Right to Know Act

The Right To Know Act is a legislative package that aims to protect the civil and human rights of New Yorkers while promoting communication, transparency and accountability in everyday interactions between the NYPD and the public.  New Yorkers want to live in a safe city where the police treat all residents with dignity and respect, and where police are not considered to be above the law.

Communities United for Police Reform Statement on Right to Know Act

In response to Right to Know Act lead sponsors, Council Members Antonio Reynoso and Ritchie Torres, failing to take action on the legislation at today’s Stated Meeting and an anonymously sourced report about a deal being on the table, Communities United for Police Reform released the following statement from spokesperson Monifa Bandele.

“There is no deal on the Right to Know Act without non-emergency investigatory policing encounters being covered, including when police are doing investigatory questioning at Level 1 encounters. If a police officer can ask you for identification in non-emergency situations, there is no reason New Yorkers should be left without the identity of the officer and the reason for the encounter in such situations. Any purported bill that seeks to provide such a gaping loophole has no agreement from advocates and communities.

Right to Know Act backers demand sponsors force vote on bills

10/25/2017
New York Daily News

Backers of a pair of hotly contested police reform bills are demanding their sponsors force a vote on the legislation in the next three weeks.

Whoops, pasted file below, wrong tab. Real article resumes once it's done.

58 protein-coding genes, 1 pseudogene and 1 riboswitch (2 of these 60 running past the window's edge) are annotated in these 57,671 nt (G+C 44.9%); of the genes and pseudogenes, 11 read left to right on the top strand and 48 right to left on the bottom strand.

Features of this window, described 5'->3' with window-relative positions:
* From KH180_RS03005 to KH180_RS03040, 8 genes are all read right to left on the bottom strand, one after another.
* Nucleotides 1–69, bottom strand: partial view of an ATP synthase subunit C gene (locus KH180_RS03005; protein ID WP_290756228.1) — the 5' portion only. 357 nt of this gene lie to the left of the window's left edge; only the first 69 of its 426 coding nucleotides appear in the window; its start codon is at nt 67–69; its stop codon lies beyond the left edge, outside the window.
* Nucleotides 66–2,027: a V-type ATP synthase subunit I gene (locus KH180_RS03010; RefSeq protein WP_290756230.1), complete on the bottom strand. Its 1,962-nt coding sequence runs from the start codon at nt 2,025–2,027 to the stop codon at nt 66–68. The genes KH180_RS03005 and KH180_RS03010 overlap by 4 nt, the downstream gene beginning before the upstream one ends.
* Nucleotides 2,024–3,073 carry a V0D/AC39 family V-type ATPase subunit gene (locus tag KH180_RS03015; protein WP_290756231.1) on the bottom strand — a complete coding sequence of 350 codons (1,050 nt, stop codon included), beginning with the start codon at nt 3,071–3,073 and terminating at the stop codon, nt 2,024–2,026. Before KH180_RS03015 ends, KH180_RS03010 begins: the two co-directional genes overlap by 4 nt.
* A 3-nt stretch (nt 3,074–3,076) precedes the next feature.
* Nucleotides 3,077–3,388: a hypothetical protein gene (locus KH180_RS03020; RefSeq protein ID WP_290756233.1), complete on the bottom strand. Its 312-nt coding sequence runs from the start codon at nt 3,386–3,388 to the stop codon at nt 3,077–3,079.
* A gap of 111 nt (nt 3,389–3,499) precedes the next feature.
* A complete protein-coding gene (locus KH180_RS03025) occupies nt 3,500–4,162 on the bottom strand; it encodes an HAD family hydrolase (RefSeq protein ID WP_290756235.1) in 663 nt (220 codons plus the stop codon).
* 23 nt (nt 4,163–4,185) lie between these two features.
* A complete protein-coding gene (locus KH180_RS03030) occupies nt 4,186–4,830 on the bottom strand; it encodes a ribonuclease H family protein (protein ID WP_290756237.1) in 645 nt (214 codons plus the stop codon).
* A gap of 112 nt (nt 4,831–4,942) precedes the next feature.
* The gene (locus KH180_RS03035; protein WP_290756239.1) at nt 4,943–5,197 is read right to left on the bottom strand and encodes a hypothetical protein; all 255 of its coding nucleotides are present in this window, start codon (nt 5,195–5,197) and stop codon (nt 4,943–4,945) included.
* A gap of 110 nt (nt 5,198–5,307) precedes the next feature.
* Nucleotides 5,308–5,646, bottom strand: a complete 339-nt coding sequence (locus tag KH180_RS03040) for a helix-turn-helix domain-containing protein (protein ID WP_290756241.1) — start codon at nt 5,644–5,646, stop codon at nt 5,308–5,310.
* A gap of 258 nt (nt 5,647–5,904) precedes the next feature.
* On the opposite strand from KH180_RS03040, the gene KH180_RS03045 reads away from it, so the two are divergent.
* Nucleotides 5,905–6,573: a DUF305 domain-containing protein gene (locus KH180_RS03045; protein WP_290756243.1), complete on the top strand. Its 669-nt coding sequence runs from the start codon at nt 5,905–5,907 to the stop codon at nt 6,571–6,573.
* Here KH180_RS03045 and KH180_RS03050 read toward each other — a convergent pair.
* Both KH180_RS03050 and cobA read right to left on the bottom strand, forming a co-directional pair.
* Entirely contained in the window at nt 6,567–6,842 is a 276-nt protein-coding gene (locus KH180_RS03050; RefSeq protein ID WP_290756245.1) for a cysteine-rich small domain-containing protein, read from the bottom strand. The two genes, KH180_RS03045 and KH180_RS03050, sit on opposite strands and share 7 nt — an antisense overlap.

Advocates pushed Councilmen Ritchie Torres and Antonio Reynoso, the chief sponsors of the Right to Know Act, to use a tactic called a motion to discharge to force it to the floor by Nov. 16.

“We cannot wait any longer,” said Gwen Carr, the mother of Eric Garner, who was killed by a police chokehold on Staten Island. “We need them to discharge these bills, and then we need them passed. And we can’t take no for an answer.”

Exigen al Concejo que apruebe el Acta del “Derecho a saber” para frenar abusos de la policía

10/11/2017
El Diario

La llamada ley del “Derecho a saber”, una iniciativa que exige que los policías se identifiquen ante los sospechosos con sus nombres propios y de paso se les informe sobre las razones por las cuales están siendo detenidos y su derecho a rechazar el registro si no hay causa probable, vuelve a estar sobre la mesa, faltando apenas tres meses para que termine la sesión actual del Concejo Municipal.

City Council must pass police reform before year ends

10/12/2017
Amsterdam News

The people in my community of Flushing, Queens, like New Yorkers in various other neighborhoods across the city, are tired of getting targeted and harassed by the NYPD. Police frequently approach people without identifying themselves or providing any justification. Despite the decline in the number of reported stops by the NYPD, there are many policing interactions initiated by officers that are going unrecorded. In these incidents, officers just do whatever they want without any accountability or transparency.